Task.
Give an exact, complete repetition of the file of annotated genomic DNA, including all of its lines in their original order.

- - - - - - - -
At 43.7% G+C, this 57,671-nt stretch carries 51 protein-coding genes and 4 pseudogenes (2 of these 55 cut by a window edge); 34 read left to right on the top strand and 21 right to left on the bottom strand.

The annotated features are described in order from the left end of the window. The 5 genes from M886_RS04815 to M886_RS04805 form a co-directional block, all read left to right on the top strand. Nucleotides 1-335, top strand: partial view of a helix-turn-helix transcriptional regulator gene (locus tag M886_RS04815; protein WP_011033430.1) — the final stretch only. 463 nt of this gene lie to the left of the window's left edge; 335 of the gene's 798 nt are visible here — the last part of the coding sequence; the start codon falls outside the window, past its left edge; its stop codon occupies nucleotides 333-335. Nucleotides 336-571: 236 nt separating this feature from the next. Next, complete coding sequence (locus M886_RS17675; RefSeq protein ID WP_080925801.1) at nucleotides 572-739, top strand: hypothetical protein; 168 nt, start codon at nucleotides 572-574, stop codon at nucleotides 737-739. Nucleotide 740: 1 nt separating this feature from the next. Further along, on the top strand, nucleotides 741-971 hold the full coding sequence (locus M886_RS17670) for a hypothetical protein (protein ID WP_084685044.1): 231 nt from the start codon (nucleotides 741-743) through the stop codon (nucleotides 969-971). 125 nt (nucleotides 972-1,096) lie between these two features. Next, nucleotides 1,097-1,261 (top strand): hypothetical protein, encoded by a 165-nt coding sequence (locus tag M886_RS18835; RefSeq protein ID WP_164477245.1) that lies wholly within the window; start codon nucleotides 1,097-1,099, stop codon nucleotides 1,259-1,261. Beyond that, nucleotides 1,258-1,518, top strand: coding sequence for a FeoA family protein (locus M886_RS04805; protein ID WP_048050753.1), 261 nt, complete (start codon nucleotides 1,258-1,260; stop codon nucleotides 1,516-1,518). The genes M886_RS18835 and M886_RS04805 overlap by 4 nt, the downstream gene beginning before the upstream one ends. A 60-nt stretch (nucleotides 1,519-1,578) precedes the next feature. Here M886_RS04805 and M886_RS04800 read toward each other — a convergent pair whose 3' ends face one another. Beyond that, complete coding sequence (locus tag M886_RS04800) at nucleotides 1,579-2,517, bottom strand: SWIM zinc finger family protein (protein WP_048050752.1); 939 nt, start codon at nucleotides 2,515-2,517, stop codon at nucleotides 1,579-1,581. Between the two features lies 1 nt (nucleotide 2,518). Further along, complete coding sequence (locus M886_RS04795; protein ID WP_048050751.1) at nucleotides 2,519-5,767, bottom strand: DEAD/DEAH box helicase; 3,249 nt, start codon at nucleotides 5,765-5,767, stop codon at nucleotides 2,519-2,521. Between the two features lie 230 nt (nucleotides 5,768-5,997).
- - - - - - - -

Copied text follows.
At 43.7% G+C, this 57,671-nt stretch carries 51 protein-coding genes and 4 pseudogenes (2 of these 55 cut by a window edge); 34 read left to right on the top strand and 21 right to left on the bottom strand.

The annotated features are described in order from the left end of the window. The 5 genes from M886_RS04815 to M886_RS04805 form a co-directional block, all read left to right on the top strand. Nucleotides 1-335, top strand: partial view of a helix-turn-helix transcriptional regulator gene (locus tag M886_RS04815; protein WP_011033430.1) — the final stretch only. 463 nt of this gene lie to the left of the window's left edge; 335 of the gene's 798 nt are visible here — the last part of the coding sequence; the start codon falls outside the window, past its left edge; its stop codon occupies nucleotides 333-335. Nucleotides 336-571: 236 nt separating this feature from the next. Next, complete coding sequence (locus M886_RS17675; RefSeq protein ID WP_080925801.1) at nucleotides 572-739, top strand: hypothetical protein; 168 nt, start codon at nucleotides 572-574, stop codon at nucleotides 737-739. Nucleotide 740: 1 nt separating this feature from the next. Further along, on the top strand, nucleotides 741-971 hold the full coding sequence (locus M886_RS17670) for a hypothetical protein (protein ID WP_084685044.1): 231 nt from the start codon (nucleotides 741-743) through the stop codon (nucleotides 969-971). 125 nt (nucleotides 972-1,096) lie between these two features. Next, nucleotides 1,097-1,261 (top strand): hypothetical protein, encoded by a 165-nt coding sequence (locus tag M886_RS18835; RefSeq protein ID WP_164477245.1) that lies wholly within the window; start codon nucleotides 1,097-1,099, stop codon nucleotides 1,259-1,261. Beyond that, nucleotides 1,258-1,518, top strand: coding sequence for a FeoA family protein (locus M886_RS04805; protein ID WP_048050753.1), 261 nt, complete (start codon nucleotides 1,258-1,260; stop codon nucleotides 1,516-1,518). The genes M886_RS18835 and M886_RS04805 overlap by 4 nt, the downstream gene beginning before the upstream one ends. A 60-nt stretch (nucleotides 1,519-1,578) precedes the next feature. Here M886_RS04805 and M886_RS04800 read toward each other — a convergent pair whose 3' ends face one another. Beyond that, complete coding sequence (locus tag M886_RS04800) at nucleotides 1,579-2,517, bottom strand: SWIM zinc finger family protein (protein WP_048050752.1); 939 nt, start codon at nucleotides 2,515-2,517, stop codon at nucleotides 1,579-1,581. Between the two features lies 1 nt (nucleotide 2,518). Further along, complete coding sequence (locus M886_RS04795; protein ID WP_048050751.1) at nucleotides 2,519-5,767, bottom strand: DEAD/DEAH box helicase; 3,249 nt, start codon at nucleotides 5,765-5,767, stop codon at nucleotides 2,519-2,521. Between the two features lie 230 nt (nucleotides 5,768-5,997).